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U.S. Under-20 MNT Get Ready For Ivory Coast


U.S. Under-20 Men’s National Team
2003 FIFA World Youth Championship
Dec. 7, 2003 -- Abu Dhabi, United Arab Emirates

ON TO THE ROUND OF 16: The U.S. has its sights on a spot in the quarterfinals as it gets set to face Ivory Coast tomorrow. In its crucial third match of group play on Friday night, the U.S. Under-20 Men’s National Team defeated South Korea 2-0 at the FIFA World Youth Championship in Abu Dhabi to finish first in Group F and move onto the Round of 16. Ed Johnson provided both goals to give the U.S. a two-goal edge in the first half and the team kept that margin the rest of the way. The U.S. will face Ivory Coast, second place finisher in Group E, in the Round of 16 tomorrow at 9 p.m. at Al-Maktourn Stadium in Dubai. The match will be televised live by Galavision beginning at 11:55 a.m. ET (delayed on the West Coast at 11:55 a.m. PT) and can also be followed live on ussoccer.com’s MatchTracker, presented by Philips Electronics.

SECOND ROUND SCHEDULE: While eight teams are gone, 16 teams are now looking forward to Monday or Tuesday as the next round will be split with four games occurring on each day. Here is a breakdown of the second stage and how it will play out to the final in Abu Dhabi.

2003 FIFA World Youth Championship – Second Stage
Round of 16
Date No. Match Time Location
Dec. 8 37 Japan vs. South Korea 6 p.m. Abu Dhabi (Al-Nahyan Stadium)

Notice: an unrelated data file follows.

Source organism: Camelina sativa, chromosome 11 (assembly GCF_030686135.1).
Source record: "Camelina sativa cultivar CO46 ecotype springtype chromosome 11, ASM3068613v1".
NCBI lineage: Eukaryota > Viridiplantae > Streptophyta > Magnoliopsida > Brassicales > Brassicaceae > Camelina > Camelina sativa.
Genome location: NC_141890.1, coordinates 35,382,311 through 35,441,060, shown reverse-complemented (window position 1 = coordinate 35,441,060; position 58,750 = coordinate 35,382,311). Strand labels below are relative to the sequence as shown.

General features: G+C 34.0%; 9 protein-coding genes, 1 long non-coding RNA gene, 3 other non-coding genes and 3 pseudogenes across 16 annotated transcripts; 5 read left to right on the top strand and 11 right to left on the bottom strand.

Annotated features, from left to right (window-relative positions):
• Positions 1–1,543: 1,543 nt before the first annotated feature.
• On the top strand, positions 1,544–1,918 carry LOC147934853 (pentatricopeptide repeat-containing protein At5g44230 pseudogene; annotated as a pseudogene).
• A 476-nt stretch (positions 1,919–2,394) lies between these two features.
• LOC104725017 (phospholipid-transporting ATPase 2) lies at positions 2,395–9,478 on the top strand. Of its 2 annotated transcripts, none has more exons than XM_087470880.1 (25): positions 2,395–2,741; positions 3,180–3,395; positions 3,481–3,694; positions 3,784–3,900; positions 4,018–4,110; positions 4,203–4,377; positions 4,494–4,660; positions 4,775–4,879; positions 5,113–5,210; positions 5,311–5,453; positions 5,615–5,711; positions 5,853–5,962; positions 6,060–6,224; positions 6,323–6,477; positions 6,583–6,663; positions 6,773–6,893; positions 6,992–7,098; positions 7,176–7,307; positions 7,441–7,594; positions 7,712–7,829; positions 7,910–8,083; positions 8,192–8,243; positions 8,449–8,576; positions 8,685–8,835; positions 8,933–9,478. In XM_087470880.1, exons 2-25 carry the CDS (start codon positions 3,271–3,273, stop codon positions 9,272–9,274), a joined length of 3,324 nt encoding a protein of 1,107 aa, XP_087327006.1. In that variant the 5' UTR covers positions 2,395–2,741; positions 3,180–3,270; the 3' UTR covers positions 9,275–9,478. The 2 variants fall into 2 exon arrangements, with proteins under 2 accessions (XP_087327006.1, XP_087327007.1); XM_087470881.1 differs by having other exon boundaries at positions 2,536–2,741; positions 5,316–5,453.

Dec. 8 38 Burkina Faso vs. Canada 9 p.m. Abu Dhabi (Al-Nahyan Stadium)
Dec. 8 39 Argentina vs. Egypt 6 p.m. Dubai (Al-Maktoum Stadium)
Dec. 8 40 USA vs. Ivory Coast 9 p.m. Dubai (Al-Maktoum Stadium)
Dec. 9 41 Brazil vs. Slovakia 6 p.m. Sharjah (Al-Sharjah Stadium)
Dec. 9 42 Australia vs. UAE 9 p.m. Sharjah Al-Sharjah Stadium)
Dec. 9 43 Paraguay vs. Spain 6 p.m. Al-Ain (Sheikh Khalifah Stadium)
Dec. 9 44 Rep. Ireland vs. Colombia 9 p.m. Al-Ain (Sheikh Khalifah Stadium)
Quarterfinals
Dec. 12 45 Winner 38 vs Winner 43 6 p.m. Abu Dhabi (Zayed Sports City)
Dec. 12 46 Winner 40 vs Winner 39 9 p.m. Abu Dhabi (Zayed Sports City)
Dec. 12 47 Winner 44 vs Winner 42 6 p.m. Dubai (Rashed Stadium)
Dec. 12 48 Winner 37 vs Winner 41 9 p.m. Dubai (Rashed Stadium)
Semifinals
Dec. 15 49 Winner 48 vs Winner 46 6 p.m. Abu Dhabi (Zayed Sports City)
Dec. 15 50 Winner 45 vs Winner 47 9 p.m. Dubai (Rashed Stadium)
Third Place Match
Dec. 19 51 Loser 49 vs Loser 50 6 p.m. Abu Dhabi (Zayed Sports City)
Final
Dec. 19 52 Winner 49 vs Winner 50 8:45 p.m. Abu Dhabi (Zayed Sports City)

TRIP TO DUBAI: The U.S. made the trip from Abu Dhabi to Dubai this afternoon, arriving at their hotel which is a short walk from Al-Maktoum Stadium, the site of their Round of 16 match. While on the bus, the players got the opportunity to see Ivory Coast for the first time as they watched the Ivory Coast-Republic of Ireland match from Group E. The game was a perfect time-consumer as the 90 minute game was about the length of the trip, which seemed a lot quicker than the bus ride the team took from the Dubai airport to Abu Dhabi when it arrived.

LAST PRACTICE: The players went through their final preparations this evening at Al-Maktoum Stadium under the lights and a full moon. Rongen split up the squad, with the defenders working on breaking down attacks in the final third and the offense playing a 6v6 in a small field with full-size goals. The hour practice was topped off with a bit of work on penalty kicks, a possible outcome to tomorrow night’s game.